Grover is another little town west of Capitol Reef National Park. It was settled in 1880 and was named for President Grover Cleveland not for the furry blue monster. It's original name was Carcass Creek. I can see why they decided to change the name. John is holding his hand because the sign post was loose and he got a sliver in his hand when he touched it.

Friday, April 16, 2010

Town #40: CAINEVILLE est. 1882

Caineville was another little town that we weren't sure really fit our criteria for a Utah town, but we decided to include it anyway. It no longer seems to be a town but just a scattering of a few homes and one motel that caters to the tourists visiting Capitol Reef National Park.(It is situated near the eastern entrance of the national park.) It was one of the settlements that were attempted along the Fremont River in the 1880s. Like Giles further east, Caineville suffered from repeated flooding that eventually drove most settlers away. It was named after John T. Caine who was a territorial representative in congress at the time.

We couldn't find a proper town sign, so we took our picture by one of the street signs that had the town name printed on it. Does that count?

Wednesday, March 31, 2010

Town #39: HANKSVILLE est. 1882

Hanksville seems to be out in the middle of nowhere. It is at least an hour away from any other town. The town is just north of the Henry Mountains in southeast Utah and sits along the Fremont and Muddy rivers. It was originally named Graves Valley after Walter Graves who originally mapped the area. In the 1880s, several small towns were established in the area along the river, but Hanksville is the only one left functioning as a town. It is so isolated that they didn't have telephones until 1913, and before 1960, the only electricity came from individual generators fueled by butane and diesel fuel.

West of Hanksville, we found this billboard about the town Giles. Giles was another settlement started in the 1880s. The people of Giles struggled to make a farming community for over 20 years, they finally gave up around 1909. I have great- grandparents that met and fell in love here.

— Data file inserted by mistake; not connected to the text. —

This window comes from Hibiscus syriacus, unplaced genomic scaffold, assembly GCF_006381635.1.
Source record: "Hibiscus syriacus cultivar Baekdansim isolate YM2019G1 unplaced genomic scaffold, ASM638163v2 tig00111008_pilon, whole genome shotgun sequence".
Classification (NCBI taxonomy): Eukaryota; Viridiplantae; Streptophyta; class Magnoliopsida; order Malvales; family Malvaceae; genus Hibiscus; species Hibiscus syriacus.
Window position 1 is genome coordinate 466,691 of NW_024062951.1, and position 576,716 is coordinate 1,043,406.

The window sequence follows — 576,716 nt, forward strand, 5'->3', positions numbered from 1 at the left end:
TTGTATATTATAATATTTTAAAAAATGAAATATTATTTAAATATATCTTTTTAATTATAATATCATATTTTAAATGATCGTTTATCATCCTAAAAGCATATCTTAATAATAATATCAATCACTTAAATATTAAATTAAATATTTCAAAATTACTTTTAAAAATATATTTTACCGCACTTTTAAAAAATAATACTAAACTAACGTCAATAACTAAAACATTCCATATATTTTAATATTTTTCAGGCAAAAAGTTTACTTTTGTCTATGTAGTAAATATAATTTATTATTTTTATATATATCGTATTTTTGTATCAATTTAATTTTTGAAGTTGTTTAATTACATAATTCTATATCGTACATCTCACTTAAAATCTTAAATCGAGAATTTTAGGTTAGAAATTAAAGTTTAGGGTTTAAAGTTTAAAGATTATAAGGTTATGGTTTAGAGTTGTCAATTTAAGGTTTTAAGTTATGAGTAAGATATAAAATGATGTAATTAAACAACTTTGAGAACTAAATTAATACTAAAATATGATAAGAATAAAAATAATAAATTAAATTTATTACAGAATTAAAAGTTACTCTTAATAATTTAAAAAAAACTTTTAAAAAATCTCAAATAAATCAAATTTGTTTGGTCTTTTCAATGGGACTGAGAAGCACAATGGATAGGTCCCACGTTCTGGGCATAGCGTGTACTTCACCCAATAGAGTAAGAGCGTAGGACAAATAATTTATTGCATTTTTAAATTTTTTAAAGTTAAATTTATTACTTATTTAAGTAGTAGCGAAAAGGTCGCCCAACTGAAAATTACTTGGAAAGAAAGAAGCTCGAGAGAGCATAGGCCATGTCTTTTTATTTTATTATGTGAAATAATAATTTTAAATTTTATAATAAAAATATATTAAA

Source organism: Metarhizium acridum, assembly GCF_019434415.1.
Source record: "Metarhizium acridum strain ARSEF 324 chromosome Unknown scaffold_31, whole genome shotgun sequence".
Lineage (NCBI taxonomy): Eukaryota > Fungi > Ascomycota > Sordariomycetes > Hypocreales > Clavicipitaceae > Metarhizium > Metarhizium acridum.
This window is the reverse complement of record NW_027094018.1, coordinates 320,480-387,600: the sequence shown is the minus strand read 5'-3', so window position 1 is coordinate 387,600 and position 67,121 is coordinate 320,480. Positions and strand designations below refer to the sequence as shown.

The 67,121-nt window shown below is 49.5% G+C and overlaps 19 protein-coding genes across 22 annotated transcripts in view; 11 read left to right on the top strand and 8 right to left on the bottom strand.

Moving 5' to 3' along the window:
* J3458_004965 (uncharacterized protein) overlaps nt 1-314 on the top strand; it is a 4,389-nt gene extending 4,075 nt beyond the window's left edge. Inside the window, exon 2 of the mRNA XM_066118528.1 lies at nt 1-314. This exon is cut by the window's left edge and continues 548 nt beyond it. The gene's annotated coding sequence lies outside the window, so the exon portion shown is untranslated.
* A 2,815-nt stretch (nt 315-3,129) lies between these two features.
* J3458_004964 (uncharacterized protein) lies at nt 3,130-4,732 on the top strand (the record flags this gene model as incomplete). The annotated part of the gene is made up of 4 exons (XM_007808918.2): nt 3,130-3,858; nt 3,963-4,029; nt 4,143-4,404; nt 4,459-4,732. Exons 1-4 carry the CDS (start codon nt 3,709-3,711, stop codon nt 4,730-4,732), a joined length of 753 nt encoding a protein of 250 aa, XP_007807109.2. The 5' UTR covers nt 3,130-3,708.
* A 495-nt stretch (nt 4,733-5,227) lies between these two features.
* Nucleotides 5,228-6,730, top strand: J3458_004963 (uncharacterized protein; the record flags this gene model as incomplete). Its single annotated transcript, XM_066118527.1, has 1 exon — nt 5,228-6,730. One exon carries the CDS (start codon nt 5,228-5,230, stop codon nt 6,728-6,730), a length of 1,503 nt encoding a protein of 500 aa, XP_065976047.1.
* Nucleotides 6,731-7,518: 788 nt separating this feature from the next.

There isn't much left of Giles except some adobe brick foundations. This is what is left of the bell tower of the church/school house.

Wednesday, March 24, 2010

Town #38: WELLINGTON CITY est. 1878

Wellington is a small town six miles southwest of Price. It was settled in 1878 by 13 pioneer families, and is named named for Justus Wellington Seeley Jr who served in the Emery County Court.

We had to pass through Wellington to reach Nine Mile Canyon where we were able to see these wonderful petroglyphs. These are the petroglyphs that adorn, along the top, Utah's newest license plate. The canyon's name was misleading though, because we drove more than nine miles along that canyon. Or so it seemed to us.

Wednesday, March 17, 2010

Town #37: Helper est. 1881

I know that it is about time that I add some more towns to my list. Spring is trying to return and all those Utah towns are calling to us. I'm not sure what happened last fall, but I didn't finish posting about the rest of the towns that we saw. Last Labor Day weekend, we took a fun trip around Utah and stopped at many Utah towns. Our first stop was Helper, seven miles north of Price. This was a scary picture because we had to pull over to the side of the busy highway to take it.

A couple of days later, we stopped at Helper again on our way home and found a much better sign along the quiet town streets.

Helper sits just at the point the highway comes out of Price Canyon. It is a railroad town established by the Denver Rio Grande Western Railway. It is known as "The Hub of Carbon County". Its name comes from the helper engines that would help the trains make it up the steep Price Canyon. Because of the railroad, Helper has always had a diverse population. We like Helper because it has so many of the old original buildings on its main street still. Helper also has a great museum in one its old hotels based on the railroad and coal mining history in the area.

The Balanced Rock Cafe is another reason why we like Helper. They serve the best grilled ham and cheese sandwiches anywhere in Utah. They let you pick out both the type of cheese and bread that you want. Very tasty!